Brius’ San Rafael Wellness & Healthcare Center is located in one of the state’s wealthiest counties, but like many nursing homes operated by Brius CEO Shlomo Rechnitz, it can’t pass a basic health and safety inspection.
The latest issue surrounds it serving expired food to residents. Last year, the California Department of Public Health issued a 45-page report citing the nursing home for stocking its kitchen with expired food including six boxes of “thickened apple juice” that had been expired for nearly four months.
Inspectors also found bagels that had had been expired for more than a week and five bags of dry beans and three bags of chicken flavor stuffing that been expired for 18 months.
Not only were the food temperature logs and kitchen cleaning logs incomplete, but inspectors found that they were covered with a “thick black sticky substance.”
The facility was also cited for its failure to “employ a qualified dietitian” to manage its dietary services.
Today, as the state is reportedly preparing to cite the nursing home for more violations discovered during a subsequent inspection, issues with the kitchen have still not been fully resolved, according to caregivers.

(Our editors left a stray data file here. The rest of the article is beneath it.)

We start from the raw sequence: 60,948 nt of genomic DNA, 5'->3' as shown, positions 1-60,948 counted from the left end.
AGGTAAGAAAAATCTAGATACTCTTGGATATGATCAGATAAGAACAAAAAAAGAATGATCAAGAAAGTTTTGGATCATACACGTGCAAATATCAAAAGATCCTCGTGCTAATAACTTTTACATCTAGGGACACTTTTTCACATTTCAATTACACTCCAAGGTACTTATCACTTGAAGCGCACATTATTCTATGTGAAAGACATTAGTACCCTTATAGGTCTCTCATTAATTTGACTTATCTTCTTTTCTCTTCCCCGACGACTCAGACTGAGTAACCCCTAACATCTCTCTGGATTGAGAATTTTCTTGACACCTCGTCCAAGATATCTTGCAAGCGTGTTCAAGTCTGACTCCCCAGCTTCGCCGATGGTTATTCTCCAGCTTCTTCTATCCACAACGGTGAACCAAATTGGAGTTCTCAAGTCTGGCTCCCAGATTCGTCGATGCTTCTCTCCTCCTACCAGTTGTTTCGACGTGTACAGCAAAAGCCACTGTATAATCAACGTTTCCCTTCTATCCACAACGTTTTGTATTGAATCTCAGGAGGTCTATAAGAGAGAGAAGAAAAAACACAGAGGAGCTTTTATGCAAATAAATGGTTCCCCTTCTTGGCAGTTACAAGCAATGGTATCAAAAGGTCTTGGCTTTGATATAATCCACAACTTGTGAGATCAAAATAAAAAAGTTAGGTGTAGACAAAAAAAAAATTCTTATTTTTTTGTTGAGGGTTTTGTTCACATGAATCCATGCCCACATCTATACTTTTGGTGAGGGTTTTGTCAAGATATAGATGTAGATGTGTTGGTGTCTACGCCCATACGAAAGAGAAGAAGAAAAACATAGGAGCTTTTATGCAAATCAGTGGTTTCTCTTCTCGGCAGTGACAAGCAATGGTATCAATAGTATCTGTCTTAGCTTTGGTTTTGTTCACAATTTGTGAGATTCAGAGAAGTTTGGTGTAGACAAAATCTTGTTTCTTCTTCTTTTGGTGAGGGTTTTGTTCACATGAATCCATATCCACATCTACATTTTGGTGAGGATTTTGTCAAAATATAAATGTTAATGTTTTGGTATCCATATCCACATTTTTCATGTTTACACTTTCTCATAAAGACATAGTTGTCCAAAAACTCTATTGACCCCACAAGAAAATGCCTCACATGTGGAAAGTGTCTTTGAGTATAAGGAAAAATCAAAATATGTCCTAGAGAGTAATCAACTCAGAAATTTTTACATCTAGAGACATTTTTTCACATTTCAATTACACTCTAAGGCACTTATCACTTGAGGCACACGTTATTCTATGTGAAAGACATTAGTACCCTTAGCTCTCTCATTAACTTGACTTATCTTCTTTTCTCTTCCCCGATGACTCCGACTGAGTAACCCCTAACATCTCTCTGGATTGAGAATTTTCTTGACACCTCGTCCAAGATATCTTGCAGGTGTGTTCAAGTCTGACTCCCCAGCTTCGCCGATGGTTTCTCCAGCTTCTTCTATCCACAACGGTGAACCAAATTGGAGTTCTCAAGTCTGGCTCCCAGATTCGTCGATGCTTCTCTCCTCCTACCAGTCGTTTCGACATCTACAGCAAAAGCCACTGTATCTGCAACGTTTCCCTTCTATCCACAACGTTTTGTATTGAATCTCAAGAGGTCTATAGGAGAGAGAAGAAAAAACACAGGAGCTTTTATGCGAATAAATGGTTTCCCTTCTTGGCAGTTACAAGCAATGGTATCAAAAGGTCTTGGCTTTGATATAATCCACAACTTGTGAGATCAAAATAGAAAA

This is hardly the first time that state regulators have cited the San Rafael facility, where Brius has refused to adopt caregivers’ proposals for improved staffing levels and other reforms designed to improve residents’ care and daily lives. In 2014, the facility was cited for being understaffed and under-resourced. Among the items in short supply were gloves and underwear.
Another 2014 report found that the linoleum floor had missing sections and the wooden handrail next to the bathroom was splintering. One resident described the facility as a “slum.”
The next year, inspectors cited the facility for continuing to admit patients during a norovirus outbreak. According to state records, the new patients soon were showing signs of being infected with the virus, which causes fever, vomiting and diarrhea.
When questioned by inspectors about admitting the patients, facility managers responded: “We have already taken the hit financially,” according to state records. Those mangers initially told inspectors that the new patients were admitted to a separate ward, but when pressed for floor plans, they admitted no such ward existed.